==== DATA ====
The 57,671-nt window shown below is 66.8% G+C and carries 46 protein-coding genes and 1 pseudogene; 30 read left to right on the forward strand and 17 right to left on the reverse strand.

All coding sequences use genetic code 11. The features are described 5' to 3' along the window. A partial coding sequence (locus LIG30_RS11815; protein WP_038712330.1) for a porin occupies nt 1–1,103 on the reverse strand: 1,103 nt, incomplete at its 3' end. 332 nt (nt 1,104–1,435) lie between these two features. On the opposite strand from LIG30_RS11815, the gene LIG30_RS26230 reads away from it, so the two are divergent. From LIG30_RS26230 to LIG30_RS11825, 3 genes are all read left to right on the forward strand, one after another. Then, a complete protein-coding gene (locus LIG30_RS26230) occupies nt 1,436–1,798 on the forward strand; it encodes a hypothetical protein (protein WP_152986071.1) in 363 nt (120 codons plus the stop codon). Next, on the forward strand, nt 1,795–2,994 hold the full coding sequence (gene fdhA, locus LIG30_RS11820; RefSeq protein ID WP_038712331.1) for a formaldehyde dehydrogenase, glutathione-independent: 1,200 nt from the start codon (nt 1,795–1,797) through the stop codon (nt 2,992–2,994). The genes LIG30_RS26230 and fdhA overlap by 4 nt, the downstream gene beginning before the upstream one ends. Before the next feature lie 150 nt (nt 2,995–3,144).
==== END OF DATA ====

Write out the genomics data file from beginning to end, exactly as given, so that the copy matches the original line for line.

The 57,671-nt window shown below is 66.8% G+C and carries 46 protein-coding genes and 1 pseudogene; 30 read left to right on the forward strand and 17 right to left on the reverse strand.

All coding sequences use genetic code 11. The features are described 5' to 3' along the window. A partial coding sequence (locus LIG30_RS11815; protein WP_038712330.1) for a porin occupies nt 1–1,103 on the reverse strand: 1,103 nt, incomplete at its 3' end. 332 nt (nt 1,104–1,435) lie between these two features. On the opposite strand from LIG30_RS11815, the gene LIG30_RS26230 reads away from it, so the two are divergent. From LIG30_RS26230 to LIG30_RS11825, 3 genes are all read left to right on the forward strand, one after another. Then, a complete protein-coding gene (locus LIG30_RS26230) occupies nt 1,436–1,798 on the forward strand; it encodes a hypothetical protein (protein WP_152986071.1) in 363 nt (120 codons plus the stop codon). Next, on the forward strand, nt 1,795–2,994 hold the full coding sequence (gene fdhA, locus LIG30_RS11820; RefSeq protein ID WP_038712331.1) for a formaldehyde dehydrogenase, glutathione-independent: 1,200 nt from the start codon (nt 1,795–1,797) through the stop codon (nt 2,992–2,994). The genes LIG30_RS26230 and fdhA overlap by 4 nt, the downstream gene beginning before the upstream one ends. Before the next feature lie 150 nt (nt 2,995–3,144).